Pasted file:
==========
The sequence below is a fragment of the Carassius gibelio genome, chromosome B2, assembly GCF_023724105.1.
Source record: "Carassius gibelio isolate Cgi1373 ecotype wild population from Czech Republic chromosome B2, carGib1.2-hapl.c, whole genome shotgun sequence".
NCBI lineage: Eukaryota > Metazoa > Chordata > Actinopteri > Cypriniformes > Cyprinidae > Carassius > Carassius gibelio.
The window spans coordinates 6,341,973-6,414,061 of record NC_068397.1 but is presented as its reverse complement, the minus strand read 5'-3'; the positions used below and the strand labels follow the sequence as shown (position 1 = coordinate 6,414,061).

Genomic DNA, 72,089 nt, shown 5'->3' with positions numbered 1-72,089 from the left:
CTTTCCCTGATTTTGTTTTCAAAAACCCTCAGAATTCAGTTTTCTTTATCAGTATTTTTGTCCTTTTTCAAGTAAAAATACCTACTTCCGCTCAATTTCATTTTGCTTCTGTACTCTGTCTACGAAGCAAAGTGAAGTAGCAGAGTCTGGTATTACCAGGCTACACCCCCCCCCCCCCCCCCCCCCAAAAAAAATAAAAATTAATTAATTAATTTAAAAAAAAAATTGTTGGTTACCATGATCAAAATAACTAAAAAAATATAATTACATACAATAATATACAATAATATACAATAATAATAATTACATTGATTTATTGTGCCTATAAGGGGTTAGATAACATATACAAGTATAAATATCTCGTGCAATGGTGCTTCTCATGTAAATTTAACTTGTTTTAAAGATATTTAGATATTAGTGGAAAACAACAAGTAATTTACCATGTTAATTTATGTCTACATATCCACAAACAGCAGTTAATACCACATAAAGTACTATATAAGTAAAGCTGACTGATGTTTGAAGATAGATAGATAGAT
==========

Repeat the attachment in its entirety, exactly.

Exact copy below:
The sequence below is a fragment of the Carassius gibelio genome, chromosome B2, assembly GCF_023724105.1.
Source record: "Carassius gibelio isolate Cgi1373 ecotype wild population from Czech Republic chromosome B2, carGib1.2-hapl.c, whole genome shotgun sequence".
NCBI lineage: Eukaryota > Metazoa > Chordata > Actinopteri > Cypriniformes > Cyprinidae > Carassius > Carassius gibelio.
The window spans coordinates 6,341,973-6,414,061 of record NC_068397.1 but is presented as its reverse complement, the minus strand read 5'-3'; the positions used below and the strand labels follow the sequence as shown (position 1 = coordinate 6,414,061).

Genomic DNA, 72,089 nt, shown 5'->3' with positions numbered 1-72,089 from the left:
CTTTCCCTGATTTTGTTTTCAAAAACCCTCAGAATTCAGTTTTCTTTATCAGTATTTTTGTCCTTTTTCAAGTAAAAATACCTACTTCCGCTCAATTTCATTTTGCTTCTGTACTCTGTCTACGAAGCAAAGTGAAGTAGCAGAGTCTGGTATTACCAGGCTACACCCCCCCCCCCCCCCCCCCCCAAAAAAAATAAAAATTAATTAATTAATTTAAAAAAAAAATTGTTGGTTACCATGATCAAAATAACTAAAAAAATATAATTACATACAATAATATACAATAATATACAATAATAATAATTACATTGATTTATTGTGCCTATAAGGGGTTAGATAACATATACAAGTATAAATATCTCGTGCAATGGTGCTTCTCATGTAAATTTAACTTGTTTTAAAGATATTTAGATATTAGTGGAAAACAACAAGTAATTTACCATGTTAATTTATGTCTACATATCCACAAACAGCAGTTAATACCACATAAAGTACTATATAAGTAAAGCTGACTGATGTTTGAAGATAGATAGATAGAT